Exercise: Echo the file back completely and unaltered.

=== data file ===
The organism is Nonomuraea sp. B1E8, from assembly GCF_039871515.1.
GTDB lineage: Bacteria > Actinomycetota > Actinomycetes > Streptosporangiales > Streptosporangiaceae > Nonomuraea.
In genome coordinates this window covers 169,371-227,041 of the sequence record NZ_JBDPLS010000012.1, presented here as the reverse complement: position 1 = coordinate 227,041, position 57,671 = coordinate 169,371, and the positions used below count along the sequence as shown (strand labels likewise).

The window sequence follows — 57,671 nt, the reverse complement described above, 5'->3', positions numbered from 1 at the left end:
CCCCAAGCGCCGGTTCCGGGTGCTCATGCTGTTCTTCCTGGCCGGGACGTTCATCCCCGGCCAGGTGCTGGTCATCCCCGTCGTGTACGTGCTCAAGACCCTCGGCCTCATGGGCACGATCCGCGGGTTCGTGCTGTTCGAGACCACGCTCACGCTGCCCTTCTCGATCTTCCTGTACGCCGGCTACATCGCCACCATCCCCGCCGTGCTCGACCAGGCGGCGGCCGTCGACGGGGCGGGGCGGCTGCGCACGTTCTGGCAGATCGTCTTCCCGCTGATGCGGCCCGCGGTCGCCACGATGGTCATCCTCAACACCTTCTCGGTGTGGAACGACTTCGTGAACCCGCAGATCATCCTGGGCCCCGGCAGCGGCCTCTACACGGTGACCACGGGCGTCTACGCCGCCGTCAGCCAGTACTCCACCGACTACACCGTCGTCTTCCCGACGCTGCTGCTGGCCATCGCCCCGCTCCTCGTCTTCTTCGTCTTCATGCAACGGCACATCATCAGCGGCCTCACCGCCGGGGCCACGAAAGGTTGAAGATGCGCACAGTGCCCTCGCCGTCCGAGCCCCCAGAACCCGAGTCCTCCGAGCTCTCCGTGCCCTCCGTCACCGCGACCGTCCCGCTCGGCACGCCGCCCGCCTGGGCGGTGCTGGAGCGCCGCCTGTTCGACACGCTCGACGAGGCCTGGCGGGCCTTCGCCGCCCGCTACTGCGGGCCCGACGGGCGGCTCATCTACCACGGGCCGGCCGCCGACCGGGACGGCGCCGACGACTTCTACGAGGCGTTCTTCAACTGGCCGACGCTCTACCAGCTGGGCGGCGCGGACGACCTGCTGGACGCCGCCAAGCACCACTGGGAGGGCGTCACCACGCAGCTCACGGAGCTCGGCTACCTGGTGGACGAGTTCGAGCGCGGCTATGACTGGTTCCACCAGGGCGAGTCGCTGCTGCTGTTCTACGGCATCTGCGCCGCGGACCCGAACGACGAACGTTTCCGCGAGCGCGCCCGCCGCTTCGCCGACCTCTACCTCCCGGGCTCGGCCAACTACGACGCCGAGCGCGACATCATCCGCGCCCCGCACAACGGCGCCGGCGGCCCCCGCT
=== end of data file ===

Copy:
The organism is Nonomuraea sp. B1E8, from assembly GCF_039871515.1.
GTDB lineage: Bacteria > Actinomycetota > Actinomycetes > Streptosporangiales > Streptosporangiaceae > Nonomuraea.
In genome coordinates this window covers 169,371-227,041 of the sequence record NZ_JBDPLS010000012.1, presented here as the reverse complement: position 1 = coordinate 227,041, position 57,671 = coordinate 169,371, and the positions used below count along the sequence as shown (strand labels likewise).

The window sequence follows — 57,671 nt, the reverse complement described above, 5'->3', positions numbered from 1 at the left end:
CCCCAAGCGCCGGTTCCGGGTGCTCATGCTGTTCTTCCTGGCCGGGACGTTCATCCCCGGCCAGGTGCTGGTCATCCCCGTCGTGTACGTGCTCAAGACCCTCGGCCTCATGGGCACGATCCGCGGGTTCGTGCTGTTCGAGACCACGCTCACGCTGCCCTTCTCGATCTTCCTGTACGCCGGCTACATCGCCACCATCCCCGCCGTGCTCGACCAGGCGGCGGCCGTCGACGGGGCGGGGCGGCTGCGCACGTTCTGGCAGATCGTCTTCCCGCTGATGCGGCCCGCGGTCGCCACGATGGTCATCCTCAACACCTTCTCGGTGTGGAACGACTTCGTGAACCCGCAGATCATCCTGGGCCCCGGCAGCGGCCTCTACACGGTGACCACGGGCGTCTACGCCGCCGTCAGCCAGTACTCCACCGACTACACCGTCGTCTTCCCGACGCTGCTGCTGGCCATCGCCCCGCTCCTCGTCTTCTTCGTCTTCATGCAACGGCACATCATCAGCGGCCTCACCGCCGGGGCCACGAAAGGTTGAAGATGCGCACAGTGCCCTCGCCGTCCGAGCCCCCAGAACCCGAGTCCTCCGAGCTCTCCGTGCCCTCCGTCACCGCGACCGTCCCGCTCGGCACGCCGCCCGCCTGGGCGGTGCTGGAGCGCCGCCTGTTCGACACGCTCGACGAGGCCTGGCGGGCCTTCGCCGCCCGCTACTGCGGGCCCGACGGGCGGCTCATCTACCACGGGCCGGCCGCCGACCGGGACGGCGCCGACGACTTCTACGAGGCGTTCTTCAACTGGCCGACGCTCTACCAGCTGGGCGGCGCGGACGACCTGCTGGACGCCGCCAAGCACCACTGGGAGGGCGTCACCACGCAGCTCACGGAGCTCGGCTACCTGGTGGACGAGTTCGAGCGCGGCTATGACTGGTTCCACCAGGGCGAGTCGCTGCTGCTGTTCTACGGCATCTGCGCCGCGGACCCGAACGACGAACGTTTCCGCGAGCGCGCCCGCCGCTTCGCCGACCTCTACCTCCCGGGCTCGGCCAACTACGACGCCGAGCGCGACATCATCCGCGCCCCGCACAACGGCGCCGGCGGCCCCCGCT